(Part 2 of our discussion from David French’s Divided We Fall, although bear with me; it will take us an intentional minute to get there…)
Last fall I witnessed a horrendous outcome. No doubt an unmistakable atrocity. It was such a gross injustice, in fact, I actually looked on Twitter to see what was trending; maybe there was more we could do.
It was November 20th — feeling like just one more crushing blow in an ongoing, crushing year.
We were in Minneapolis — or at least watching events unfold there on TV.
My beloved Boilermakers were playing the Golden Gophers from the University of Minnesota on the gridiron. It was a Friday night, and we had fallen behind early; it was seemingly one of those death-by-a-thousand-paper-cuts kind of games, where we just couldn’t seem to make any progress. Whatever we did, we were still behind; they played better. There was mistake after mistake. That is, until the game’s climactic conclusion. Redemption was near.
Down 11 at the half, our young men persevered in enemy territory. We continued to close the gap. With less than a mere minute to go, we were driving; we had a sweet set up. QB Jack Plummer throws a perfect strike to tight end Payne Durham. Durham reels it in — “TOUCHDOWN!” The Purdue celebration begins!
And then came the flag. With no visible contact on live television, while one official emphatically signaled the score, another threw that crappy yellow flag for offensive pass interference. The touchdown was wiped off the board. Plummer threw an interception on the next play. Game over. Purdue loses. Horrendous, indeed.
One of my favorite pastimes is watching Purdue sports. It doesn’t matter which sport or which season — football, basketball, volleyball, you-name-it. Any team’s torso adorned with “Purdue Pete,” the “Boilermaker Special,” or the historic griffin (affectionately referred to on campus as “the flying chicken”) is the immediate object of my affection, attention, and adoration. And no doubt, the absolute, undeniable best way to watch Purdue sports is to watch with Purdue fans. [Insert special shout out to each of you here.]
We share the same passion. We get the way each other thinks. We cheer — and jeer — in unison. But there’s one more thing…
We share a perspective. We share a bias. No matter how physically different we may be, we share — as referenced in Chapter 5 by David French’s excellent book, Divided We Fall — what’s called a “predeliberation tendency” in regard to Purdue University.
To “deliberate” means to engage in long and careful consideration. It means to carefully weigh or cautiously consider. It is marked by a slow decision-making process. A predeliberation tendency is different; such means prior to any actual consideration, we’re already inclined to lean a certain way or believe a certain thing. Objectivity is decreased. The comfort and convenience of watching the Purdue game with Purdue fans, therefore, is that I don’t have to seriously consider any other angle as credible or worthy of weighing. I don’t have to even interact with the holder of those angles, thinking I know enough — that my fellow Purdue fans are enough. Predeliberation thus omits the care and the caution that prudent deliberation requires.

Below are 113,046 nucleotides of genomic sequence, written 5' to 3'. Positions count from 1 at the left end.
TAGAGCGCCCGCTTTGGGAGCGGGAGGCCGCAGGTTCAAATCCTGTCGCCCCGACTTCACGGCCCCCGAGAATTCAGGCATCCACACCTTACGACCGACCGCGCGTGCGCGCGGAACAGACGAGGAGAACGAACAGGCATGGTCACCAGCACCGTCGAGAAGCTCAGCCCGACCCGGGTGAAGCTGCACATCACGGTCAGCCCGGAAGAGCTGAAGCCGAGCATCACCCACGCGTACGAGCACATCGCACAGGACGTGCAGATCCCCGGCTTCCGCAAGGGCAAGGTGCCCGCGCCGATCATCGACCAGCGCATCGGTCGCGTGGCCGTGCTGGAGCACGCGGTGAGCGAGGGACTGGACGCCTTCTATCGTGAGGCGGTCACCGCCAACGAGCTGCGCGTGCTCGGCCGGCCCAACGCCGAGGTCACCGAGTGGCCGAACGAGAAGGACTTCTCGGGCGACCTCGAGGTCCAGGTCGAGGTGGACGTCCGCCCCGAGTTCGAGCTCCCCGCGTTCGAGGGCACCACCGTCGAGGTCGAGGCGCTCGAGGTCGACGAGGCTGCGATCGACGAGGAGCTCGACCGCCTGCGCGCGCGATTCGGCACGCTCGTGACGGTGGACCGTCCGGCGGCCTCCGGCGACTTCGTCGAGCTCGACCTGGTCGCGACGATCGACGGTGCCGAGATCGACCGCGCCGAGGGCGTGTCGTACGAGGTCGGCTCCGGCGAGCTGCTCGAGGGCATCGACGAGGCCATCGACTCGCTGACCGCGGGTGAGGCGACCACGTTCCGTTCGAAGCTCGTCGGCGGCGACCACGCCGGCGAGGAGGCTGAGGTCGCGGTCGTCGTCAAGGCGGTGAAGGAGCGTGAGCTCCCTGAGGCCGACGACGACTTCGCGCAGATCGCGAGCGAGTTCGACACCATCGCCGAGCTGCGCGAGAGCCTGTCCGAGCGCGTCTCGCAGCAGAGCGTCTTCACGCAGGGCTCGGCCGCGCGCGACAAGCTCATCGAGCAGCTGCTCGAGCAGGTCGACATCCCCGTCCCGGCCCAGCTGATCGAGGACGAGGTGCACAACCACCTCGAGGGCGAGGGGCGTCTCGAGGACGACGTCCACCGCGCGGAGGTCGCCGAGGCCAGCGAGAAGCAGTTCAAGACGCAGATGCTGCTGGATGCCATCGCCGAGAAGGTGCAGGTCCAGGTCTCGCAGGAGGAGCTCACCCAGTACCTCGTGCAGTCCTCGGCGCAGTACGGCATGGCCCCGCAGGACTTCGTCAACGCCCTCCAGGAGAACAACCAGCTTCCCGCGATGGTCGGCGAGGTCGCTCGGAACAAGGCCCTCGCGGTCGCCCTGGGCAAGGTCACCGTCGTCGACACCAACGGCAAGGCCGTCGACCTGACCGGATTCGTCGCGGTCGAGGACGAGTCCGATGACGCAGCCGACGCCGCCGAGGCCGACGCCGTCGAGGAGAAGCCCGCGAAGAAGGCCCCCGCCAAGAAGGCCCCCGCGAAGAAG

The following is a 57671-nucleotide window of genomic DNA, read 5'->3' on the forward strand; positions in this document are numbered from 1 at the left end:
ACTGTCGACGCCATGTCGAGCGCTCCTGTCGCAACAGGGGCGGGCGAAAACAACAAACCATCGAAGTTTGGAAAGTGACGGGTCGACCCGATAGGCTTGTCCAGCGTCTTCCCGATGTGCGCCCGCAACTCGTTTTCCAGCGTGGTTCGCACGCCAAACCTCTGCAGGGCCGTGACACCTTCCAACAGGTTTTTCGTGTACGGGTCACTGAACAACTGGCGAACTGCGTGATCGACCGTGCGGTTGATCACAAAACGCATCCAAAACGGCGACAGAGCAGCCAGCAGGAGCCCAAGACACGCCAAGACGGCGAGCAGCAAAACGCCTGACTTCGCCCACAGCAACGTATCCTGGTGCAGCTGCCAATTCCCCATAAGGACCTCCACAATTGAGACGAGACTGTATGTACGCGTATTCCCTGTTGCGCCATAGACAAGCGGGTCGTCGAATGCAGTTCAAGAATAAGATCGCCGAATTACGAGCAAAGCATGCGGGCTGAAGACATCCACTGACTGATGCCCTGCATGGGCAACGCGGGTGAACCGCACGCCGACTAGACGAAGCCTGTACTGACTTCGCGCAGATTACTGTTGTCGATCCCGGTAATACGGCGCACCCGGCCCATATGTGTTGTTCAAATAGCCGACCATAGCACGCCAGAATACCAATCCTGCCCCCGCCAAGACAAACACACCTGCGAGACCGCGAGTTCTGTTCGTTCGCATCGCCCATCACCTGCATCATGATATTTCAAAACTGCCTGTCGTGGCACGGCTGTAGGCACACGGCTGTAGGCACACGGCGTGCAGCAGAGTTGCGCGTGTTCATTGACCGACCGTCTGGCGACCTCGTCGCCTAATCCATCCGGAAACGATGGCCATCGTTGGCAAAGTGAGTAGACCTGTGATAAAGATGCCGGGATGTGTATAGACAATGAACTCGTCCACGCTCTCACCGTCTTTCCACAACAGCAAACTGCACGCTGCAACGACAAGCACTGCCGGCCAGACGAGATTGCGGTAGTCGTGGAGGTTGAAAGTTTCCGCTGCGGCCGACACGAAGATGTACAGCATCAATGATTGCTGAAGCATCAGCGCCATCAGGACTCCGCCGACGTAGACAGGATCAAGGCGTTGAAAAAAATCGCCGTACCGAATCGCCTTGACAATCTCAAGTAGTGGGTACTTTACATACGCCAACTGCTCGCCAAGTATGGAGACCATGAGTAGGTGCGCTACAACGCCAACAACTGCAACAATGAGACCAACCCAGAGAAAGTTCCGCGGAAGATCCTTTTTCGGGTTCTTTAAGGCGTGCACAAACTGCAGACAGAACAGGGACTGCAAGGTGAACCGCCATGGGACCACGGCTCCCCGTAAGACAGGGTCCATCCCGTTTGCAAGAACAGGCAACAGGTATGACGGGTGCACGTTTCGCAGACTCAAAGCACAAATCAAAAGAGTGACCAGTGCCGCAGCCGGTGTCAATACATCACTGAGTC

But there’s one more aspect to a predeliberation tendency which may be the reason French suggests that “if you read only one chapter in this book, this is the chapter to read.” Utilizing the research of former University of Chicago law professor and Obama administration official, Cass Sunstein, French discusses how group deliberation with persons of varied perspective actually sharpens us and leads to better outcomes. And — and this is what’s concerning about what we’ve been witnessing play out in front of us for years — when we fail to deliberate extensively with those of varied perspective, the “deliberation tends to move groups, and the individuals who compose them, toward a more extreme point in the direction indicated by their own predeliberation judgments.” In other words, deliberation absent varied perspective leads to the extreme. There are indeed extreme perspectives being pushed today — incredulously guised as normal and acceptable — by intelligent people on both the left and the right.
Disagree? As always, the Intramuralist welcomes constructive, respectful disagreement. But first note my words above…
… a horrendous outcome… an unmistakable atrocity… such a gross injustice… in enemy territory, for God’s sake!
That describes a game. Just a game.
Understand that I still believe my conclusion from that game was accurate. I believe, too, that the result had consequences and was unfair. However, without sincerely weighing ample, other perspective, my reaction becomes exaggerated and extreme.
Deliberating with only the likeminded, friends, increases our indignation. It also makes us worse at what we do and less sensible in how we react. Hence, as we continue to advocate for unity, justice, and liberty for all, we need to avoid the extreme, as the extreme perspective is challenged to see how wise unity, justice, and liberty for all actually are.